Author: Santiago Fittipaldi

Mexican President Vicente Fox, who won office on an anti-corruption platform in 2000, got a pat on the back from the OECD on his administration’s efforts for greater transparency.With corruption an endemic problem, Pricewaterhouse-Coopers estimates Mexico loses some $8.5 billion in potential investments each year, partly due to what some call the country’s “corruption tax” on businesses.
Fox’s efforts include cutting 165,000 government administrative posts, saving $500 million since 2001. Nepotism, repaying political favors with government jobs and creating non-existent payrolls had been common practice under Fox’s predecessors.The government has also begun imposing penalties on public sector workers for everything from budget violations to negligence and a more subjective category called “lack of honesty.”
A federal transparency law passed in 2000 has thrown open government data and files once off-limits to citizens. Just a decade ago, few knew what the president’s salary was— some $200,000 base—but it is now published on government websites along with that of other civil servants. Economic data releases that had once been erratic are now on a set calendar.An enforcement agency was established to ensure that all state agencies are complying with their new transparency requirements.
Mexico even hosted the signing ceremony for the UN Convention against Corruption last December.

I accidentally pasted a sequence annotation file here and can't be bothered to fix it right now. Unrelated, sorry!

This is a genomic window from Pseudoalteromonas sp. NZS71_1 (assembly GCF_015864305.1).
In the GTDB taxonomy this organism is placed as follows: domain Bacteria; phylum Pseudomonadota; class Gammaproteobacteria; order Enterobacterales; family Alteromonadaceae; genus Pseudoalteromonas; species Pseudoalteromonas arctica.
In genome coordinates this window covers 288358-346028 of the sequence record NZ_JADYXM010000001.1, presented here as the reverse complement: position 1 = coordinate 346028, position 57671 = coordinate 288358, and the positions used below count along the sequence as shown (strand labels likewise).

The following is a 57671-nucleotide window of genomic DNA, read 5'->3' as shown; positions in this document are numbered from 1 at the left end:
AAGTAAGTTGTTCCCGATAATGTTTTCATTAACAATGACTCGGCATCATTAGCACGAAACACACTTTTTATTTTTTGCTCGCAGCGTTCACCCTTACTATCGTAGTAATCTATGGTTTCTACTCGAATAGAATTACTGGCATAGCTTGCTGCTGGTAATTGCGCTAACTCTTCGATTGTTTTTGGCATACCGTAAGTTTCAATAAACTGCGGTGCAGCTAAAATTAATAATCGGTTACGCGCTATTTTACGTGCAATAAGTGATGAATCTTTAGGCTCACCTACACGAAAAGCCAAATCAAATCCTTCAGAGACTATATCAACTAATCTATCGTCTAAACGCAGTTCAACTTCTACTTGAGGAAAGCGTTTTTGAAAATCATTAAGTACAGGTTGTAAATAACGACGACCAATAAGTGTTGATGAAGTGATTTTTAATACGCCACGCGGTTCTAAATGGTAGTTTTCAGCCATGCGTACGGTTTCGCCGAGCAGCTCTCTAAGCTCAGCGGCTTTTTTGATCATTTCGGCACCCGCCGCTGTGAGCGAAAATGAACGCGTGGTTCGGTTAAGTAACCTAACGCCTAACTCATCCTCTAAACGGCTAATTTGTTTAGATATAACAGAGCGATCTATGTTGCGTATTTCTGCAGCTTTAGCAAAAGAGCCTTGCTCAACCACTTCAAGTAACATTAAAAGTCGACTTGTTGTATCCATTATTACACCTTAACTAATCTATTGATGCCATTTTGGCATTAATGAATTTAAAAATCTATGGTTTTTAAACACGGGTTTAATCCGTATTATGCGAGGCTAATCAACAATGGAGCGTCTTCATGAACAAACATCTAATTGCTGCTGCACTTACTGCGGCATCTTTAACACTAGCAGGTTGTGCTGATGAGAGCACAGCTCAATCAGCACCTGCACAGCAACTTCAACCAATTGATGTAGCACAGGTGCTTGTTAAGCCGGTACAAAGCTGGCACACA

The new-found transparency has hit home for the Fox family.When reporters uncovered President and Mrs. Fox’s hefty (though legal) spending on clothing for official functions using public funds, they demanded to see the actual receipts.The government refused at first, arguing that receipts contain such personal information as the First Lady’s dress size. However, the decision was appealed, and the First Couple was forced to hand them over.
Despite such progress, there are some challenges ahead.The OECD, in a report released in October, says bank secrecy laws remain a problem.The Federal Electoral Institute, the agency in charge of elections, is also pushing for greater campaign funding transparency, as it currently has no access to political party finances. Others say anti-corruption efforts have been concentrated on a federal level, for which more also needs to be done on the municipal and local front.

Santiago Fittipaldi